The number one player in the world is 22 years old, owns a green jacket, and is compared to a previous generation’s greatest player. Sound familiar? It seems 2016 is a replay of 1998, the year after Tiger Woods won the first of his 14 major championships. Jordan Spieth in 2016 shows no signs of going away in 2016, and many in the golf world are excited at the prospect of him clashing with fellow 20-somethings Jason Day, Rory McIlroy, and Rickie Fowler, among others. In 1998, predictions were that Tiger would bring a whole new population to golf in the form of minorities and young people. That prediction materialized somewhat, but not entirely. How can we take advantage of the new youth movement in golf today? First, golf associations that are highly visible in the public sphere, such as the USGA, need to use their cash reserves to promote the game. It seems the only time we see a public service announcement promoting the game is during golf tournaments – PSAs that are already targeting an interested audience. Instead, how about a Super Bowl commercial featuring some of golf’s prominent young stars having fun? Second, as teaching professionals, we can perhaps hold free clinics and camps. Right now, most all of these come at a cost, because after all, we are in the business of making a living teaching golf. I’m not talking about offering all of them for free – just a few here and there as an introduction to the game. Finally, golf courses need to let kids play for free, period. My course in Savannah, Georgia, Crosswinds Golf Club, allows kids to play free with a paying adult. That’s as it should be. There are undoubtedly other good ideas that can help. If you have any, I’d love to hear from you at By: Mark Harman, USGTF National Course Director, Ridgeland, SC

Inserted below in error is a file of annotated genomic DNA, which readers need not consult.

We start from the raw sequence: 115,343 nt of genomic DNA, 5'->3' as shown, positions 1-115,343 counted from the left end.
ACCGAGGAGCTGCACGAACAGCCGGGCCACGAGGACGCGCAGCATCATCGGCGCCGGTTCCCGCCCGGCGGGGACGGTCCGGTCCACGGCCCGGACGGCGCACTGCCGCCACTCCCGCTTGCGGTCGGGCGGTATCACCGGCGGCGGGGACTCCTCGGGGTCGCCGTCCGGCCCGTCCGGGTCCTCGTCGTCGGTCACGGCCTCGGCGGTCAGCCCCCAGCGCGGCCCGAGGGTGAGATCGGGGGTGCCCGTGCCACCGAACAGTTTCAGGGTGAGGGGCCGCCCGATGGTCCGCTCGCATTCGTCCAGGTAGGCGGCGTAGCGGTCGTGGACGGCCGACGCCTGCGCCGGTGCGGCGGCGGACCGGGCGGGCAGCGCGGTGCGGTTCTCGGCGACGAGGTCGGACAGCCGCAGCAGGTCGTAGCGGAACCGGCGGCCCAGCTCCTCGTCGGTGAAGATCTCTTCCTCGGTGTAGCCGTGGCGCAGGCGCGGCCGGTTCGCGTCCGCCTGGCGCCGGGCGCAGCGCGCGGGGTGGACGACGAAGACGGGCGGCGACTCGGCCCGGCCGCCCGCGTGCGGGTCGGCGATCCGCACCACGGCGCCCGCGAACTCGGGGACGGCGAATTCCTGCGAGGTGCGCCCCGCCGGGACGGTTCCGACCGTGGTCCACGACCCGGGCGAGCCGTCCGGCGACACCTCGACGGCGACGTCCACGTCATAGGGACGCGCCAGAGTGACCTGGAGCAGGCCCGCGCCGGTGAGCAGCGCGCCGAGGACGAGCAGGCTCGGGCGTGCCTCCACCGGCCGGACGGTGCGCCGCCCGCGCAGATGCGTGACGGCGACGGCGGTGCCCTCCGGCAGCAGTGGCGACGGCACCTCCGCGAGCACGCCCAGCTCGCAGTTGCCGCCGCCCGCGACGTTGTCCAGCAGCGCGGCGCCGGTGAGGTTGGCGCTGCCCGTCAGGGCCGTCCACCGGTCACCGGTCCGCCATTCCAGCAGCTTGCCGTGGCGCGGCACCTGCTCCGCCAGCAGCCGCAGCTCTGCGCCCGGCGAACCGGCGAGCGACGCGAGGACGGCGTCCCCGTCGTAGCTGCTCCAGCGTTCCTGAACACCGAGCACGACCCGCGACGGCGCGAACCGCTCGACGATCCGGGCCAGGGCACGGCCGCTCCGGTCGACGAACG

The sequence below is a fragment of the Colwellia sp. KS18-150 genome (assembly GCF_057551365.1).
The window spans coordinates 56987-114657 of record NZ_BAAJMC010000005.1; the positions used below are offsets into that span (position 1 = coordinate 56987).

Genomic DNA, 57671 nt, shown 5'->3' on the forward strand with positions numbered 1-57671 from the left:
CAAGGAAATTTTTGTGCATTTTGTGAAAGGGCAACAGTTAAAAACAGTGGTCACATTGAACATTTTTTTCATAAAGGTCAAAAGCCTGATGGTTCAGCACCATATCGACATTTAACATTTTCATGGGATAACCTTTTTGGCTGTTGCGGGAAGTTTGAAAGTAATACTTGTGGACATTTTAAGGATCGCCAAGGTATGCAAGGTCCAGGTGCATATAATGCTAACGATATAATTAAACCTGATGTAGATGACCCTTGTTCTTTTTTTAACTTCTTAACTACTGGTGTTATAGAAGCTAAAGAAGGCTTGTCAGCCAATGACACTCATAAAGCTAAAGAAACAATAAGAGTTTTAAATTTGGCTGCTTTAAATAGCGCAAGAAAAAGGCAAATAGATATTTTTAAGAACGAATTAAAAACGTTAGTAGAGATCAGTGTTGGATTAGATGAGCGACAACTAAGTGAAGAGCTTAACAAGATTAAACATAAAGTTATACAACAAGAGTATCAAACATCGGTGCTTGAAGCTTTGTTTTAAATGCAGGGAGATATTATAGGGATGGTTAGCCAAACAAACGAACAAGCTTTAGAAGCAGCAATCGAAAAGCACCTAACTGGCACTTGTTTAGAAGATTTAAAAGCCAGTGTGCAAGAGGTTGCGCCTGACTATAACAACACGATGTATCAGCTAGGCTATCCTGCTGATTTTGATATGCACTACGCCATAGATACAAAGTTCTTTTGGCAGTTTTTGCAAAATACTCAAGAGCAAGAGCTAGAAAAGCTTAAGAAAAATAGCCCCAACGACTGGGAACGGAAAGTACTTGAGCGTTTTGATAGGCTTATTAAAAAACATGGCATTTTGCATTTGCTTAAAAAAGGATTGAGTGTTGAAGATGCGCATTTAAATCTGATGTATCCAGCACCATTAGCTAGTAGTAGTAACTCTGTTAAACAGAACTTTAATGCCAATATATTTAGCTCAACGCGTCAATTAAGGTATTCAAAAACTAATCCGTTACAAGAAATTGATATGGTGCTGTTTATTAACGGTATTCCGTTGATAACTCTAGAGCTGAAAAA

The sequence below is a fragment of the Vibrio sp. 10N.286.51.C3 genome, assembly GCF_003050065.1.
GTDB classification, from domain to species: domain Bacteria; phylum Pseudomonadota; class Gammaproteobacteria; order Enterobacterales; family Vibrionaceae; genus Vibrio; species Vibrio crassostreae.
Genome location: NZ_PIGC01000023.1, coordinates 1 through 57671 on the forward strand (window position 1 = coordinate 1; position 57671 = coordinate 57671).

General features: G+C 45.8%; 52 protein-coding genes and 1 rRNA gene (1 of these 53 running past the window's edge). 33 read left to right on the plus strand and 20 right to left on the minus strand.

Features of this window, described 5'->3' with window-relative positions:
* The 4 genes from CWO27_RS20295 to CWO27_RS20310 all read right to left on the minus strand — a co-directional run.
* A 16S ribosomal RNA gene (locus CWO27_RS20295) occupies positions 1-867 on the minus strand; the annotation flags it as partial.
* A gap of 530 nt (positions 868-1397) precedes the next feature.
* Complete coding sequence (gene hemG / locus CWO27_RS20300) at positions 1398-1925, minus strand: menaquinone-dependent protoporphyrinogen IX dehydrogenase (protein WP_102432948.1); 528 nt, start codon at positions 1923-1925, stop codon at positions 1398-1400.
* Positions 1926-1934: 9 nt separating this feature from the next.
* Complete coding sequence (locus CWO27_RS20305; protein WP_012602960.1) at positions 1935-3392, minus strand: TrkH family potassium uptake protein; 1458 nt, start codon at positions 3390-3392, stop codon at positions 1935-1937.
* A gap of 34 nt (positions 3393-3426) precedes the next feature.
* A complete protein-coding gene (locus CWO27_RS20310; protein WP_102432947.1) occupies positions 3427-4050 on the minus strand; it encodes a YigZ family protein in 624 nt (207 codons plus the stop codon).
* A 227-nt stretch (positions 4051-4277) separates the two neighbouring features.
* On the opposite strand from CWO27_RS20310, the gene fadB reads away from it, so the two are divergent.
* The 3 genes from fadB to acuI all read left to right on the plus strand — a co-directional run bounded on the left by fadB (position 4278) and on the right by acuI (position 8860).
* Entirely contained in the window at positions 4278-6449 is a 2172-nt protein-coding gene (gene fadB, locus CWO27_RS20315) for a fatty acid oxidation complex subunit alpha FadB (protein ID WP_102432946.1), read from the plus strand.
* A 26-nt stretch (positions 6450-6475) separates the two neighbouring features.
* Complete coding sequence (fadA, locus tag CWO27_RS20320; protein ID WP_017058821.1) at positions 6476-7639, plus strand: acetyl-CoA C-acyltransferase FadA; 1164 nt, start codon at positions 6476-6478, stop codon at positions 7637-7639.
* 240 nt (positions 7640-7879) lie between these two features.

Copyright © 2023 United States Golf Teachers Federation, All Rights Reserved
200 S. Indian River Drive, Suite #206, Fort Pierce, FL 34950
772-88-USGTF or 772-595-6490 -